Fiber is an important part of every diet and has many benefits for kids and adults of all ages. But how much fiber should your child be consuming daily, and what are the best dietary sources of fiber? Check out our quick guide below, covering everything you need to know about high-fiber foods for kids.
Importance of Fiber
Fiber is most well-known for helping keep things “regular” when it comes to bowel movements – a huge importance for babies, potty training toddlers, and kids of all ages! But fiber also helps keep kids full and satisfied and eliminates the need for constant snacking in between meals. Plus, adequate fiber intake also helps lower cholesterol, improve gut health, aid in weight control, and regulate blood sugar levels.
Best High-Fiber Foods for Kids
Luckily, you don’t need to get your kid to down a glass of prune juice to reap the benefits of high fiber. Fiber is found naturally in many foods, including fruits, veggies, and whole grains. Here are some of the best sources of dietary fiber that kids also love:
- Bananas – Bananas contain around 3 grams of fiber and make a great healthy snack for kids of all ages.
- Avocados – Consider making your child some avocado toast or even throwing a few avocado slices into a fruit smoothie.
- Apples – Kids love apples! One apple contains about 4 grams of fiber. Add some peanut butter for an extra dose of fiber, and leave the skin on if your kids can tolerate it.
- Beans or lentils – Beans are naturally high in fiber as well as many other nutrients. Luckily, many kids love recipes that include beans, such as tacos or chili.
- Peas – Peas are another parent favorite that is easy to sneak into your child’s diet through kid-approved dishes such as mac and cheese or hearty soups.
- High-fiber cereal – One easy way to get more fiber into your child’s diet without supplementation is through cereal.
- Raspberries – Most kids love berries. But did you know they are also naturally high in fiber? According to the USDA, one cup of raspberries contains an impressive 8 grams of fiber. Strawberries and blueberries are high in fiber as well.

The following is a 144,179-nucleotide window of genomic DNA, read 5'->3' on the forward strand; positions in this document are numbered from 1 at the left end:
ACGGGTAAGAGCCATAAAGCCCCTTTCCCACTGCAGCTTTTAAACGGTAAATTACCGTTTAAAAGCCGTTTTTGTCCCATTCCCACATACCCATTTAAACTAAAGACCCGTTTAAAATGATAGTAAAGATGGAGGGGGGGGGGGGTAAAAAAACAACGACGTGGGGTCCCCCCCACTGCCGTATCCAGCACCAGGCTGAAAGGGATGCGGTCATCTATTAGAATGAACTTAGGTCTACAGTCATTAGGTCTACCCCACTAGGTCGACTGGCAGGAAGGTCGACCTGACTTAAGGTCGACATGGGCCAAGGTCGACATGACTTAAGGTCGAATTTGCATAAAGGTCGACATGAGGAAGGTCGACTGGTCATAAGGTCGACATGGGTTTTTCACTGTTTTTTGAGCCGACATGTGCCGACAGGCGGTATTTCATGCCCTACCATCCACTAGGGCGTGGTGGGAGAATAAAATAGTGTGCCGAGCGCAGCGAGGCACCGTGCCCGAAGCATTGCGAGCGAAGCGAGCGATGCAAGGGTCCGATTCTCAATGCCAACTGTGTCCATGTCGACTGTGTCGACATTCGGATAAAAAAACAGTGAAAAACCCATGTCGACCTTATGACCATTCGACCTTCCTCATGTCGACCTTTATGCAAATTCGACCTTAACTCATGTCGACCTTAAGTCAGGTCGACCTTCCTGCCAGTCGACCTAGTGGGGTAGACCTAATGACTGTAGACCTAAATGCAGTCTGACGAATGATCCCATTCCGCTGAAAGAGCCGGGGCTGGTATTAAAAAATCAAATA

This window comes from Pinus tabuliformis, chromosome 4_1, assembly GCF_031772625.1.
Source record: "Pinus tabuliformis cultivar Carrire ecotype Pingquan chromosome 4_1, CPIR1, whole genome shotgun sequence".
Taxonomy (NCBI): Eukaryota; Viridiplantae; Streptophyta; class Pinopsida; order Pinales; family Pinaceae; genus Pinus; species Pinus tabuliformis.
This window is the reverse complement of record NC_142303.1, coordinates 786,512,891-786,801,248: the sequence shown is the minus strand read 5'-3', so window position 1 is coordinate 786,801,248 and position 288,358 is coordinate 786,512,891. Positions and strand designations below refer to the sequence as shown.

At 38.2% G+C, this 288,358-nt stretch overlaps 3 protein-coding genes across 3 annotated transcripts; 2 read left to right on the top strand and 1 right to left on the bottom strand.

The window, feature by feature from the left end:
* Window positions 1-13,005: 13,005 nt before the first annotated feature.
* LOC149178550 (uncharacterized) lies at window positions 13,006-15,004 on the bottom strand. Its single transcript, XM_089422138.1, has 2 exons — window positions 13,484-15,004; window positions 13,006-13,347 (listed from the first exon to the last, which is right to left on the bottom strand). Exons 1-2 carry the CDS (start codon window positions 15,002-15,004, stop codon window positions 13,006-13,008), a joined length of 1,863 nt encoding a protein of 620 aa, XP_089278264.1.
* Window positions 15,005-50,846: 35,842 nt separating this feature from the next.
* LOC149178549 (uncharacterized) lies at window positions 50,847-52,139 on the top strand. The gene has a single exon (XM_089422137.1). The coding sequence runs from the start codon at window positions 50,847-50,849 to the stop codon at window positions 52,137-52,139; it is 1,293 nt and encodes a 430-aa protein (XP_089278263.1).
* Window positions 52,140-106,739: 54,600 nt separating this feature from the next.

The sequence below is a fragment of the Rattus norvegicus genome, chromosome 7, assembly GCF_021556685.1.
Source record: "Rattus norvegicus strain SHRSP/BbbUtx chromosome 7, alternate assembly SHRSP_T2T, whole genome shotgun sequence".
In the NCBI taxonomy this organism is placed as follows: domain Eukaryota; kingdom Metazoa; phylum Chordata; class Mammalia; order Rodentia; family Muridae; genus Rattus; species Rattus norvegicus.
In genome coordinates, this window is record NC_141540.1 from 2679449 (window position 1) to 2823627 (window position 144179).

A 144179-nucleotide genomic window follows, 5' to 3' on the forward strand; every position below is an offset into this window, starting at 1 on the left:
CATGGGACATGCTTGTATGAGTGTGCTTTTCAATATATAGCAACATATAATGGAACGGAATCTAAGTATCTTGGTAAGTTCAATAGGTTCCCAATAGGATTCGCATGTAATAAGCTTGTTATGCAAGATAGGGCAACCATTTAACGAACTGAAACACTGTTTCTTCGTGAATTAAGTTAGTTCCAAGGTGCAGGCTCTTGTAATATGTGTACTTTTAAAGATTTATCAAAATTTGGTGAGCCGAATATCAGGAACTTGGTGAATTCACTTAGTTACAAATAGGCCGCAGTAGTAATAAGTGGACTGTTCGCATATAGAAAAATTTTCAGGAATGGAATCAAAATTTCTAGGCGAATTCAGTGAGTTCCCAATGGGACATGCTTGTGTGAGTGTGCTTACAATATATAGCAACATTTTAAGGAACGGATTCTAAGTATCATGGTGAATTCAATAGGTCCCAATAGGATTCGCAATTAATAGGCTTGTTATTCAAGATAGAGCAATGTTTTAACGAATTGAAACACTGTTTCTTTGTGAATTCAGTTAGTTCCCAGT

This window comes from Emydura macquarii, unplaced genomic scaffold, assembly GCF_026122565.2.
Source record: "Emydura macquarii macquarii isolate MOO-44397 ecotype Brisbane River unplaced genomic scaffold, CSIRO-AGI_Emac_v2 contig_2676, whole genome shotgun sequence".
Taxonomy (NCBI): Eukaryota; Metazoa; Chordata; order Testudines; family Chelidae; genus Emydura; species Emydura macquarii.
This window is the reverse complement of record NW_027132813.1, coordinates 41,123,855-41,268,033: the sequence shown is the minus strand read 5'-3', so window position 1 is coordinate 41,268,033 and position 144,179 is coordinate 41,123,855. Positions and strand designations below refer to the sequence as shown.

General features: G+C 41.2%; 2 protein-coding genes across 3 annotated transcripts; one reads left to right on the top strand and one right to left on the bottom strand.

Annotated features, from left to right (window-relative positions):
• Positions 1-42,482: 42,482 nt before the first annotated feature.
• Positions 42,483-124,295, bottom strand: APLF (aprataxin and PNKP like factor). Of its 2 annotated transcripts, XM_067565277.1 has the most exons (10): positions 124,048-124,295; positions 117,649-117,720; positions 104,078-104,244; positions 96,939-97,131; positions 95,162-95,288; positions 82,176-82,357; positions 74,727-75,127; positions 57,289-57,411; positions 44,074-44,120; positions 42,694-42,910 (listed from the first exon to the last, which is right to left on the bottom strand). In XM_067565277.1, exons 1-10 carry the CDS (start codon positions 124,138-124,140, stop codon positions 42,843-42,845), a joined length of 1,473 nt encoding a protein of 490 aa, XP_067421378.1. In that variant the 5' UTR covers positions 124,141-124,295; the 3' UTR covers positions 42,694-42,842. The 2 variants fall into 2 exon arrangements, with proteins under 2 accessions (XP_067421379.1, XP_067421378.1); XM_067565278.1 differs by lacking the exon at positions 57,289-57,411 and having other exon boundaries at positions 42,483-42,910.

Tips for Parents
As with any dietary change, parents can help set their child up for success by modeling a healthy attitude toward food and establishing their own healthy habits. In other words, if you expect your child to drink a fiber-rich fruit smoothie every morning or finish their plate of vegetables each night at dinner, you should too. In addition, check out the answers to these common questions below:
How much fiber does my child need a day?
As a rule of thumb, parents can take their child’s age and simply add 10. For example, an 11-year-old would need to consume around 21 grams of fiber each day.
Kids who are eating at least 5 servings of fruits and vegetables every day should naturally hit these target goals without the need to track their fiber intake.
Does my child need a supplement?
In most cases, your child won’t need to take a fiber supplement. Most fiber needs can be met through diet. However, if your child is experiencing issues with having regular bowel movements or you know they are getting insufficient fiber intake through their diet, there are plenty of safe supplementation options available on the market for kids and teens.
What if my child consumes too much fiber?
On the other hand, too much fiber can cause uncomfortable side effects such as bloating and gas, so be sure to increase your child’s intake slowly. Ensuring that they are drinking plenty of water can help too.
If you have any questions about your child’s diet, give us a call today to discuss your concerns with one of our board-certified pediatricians in Arvada.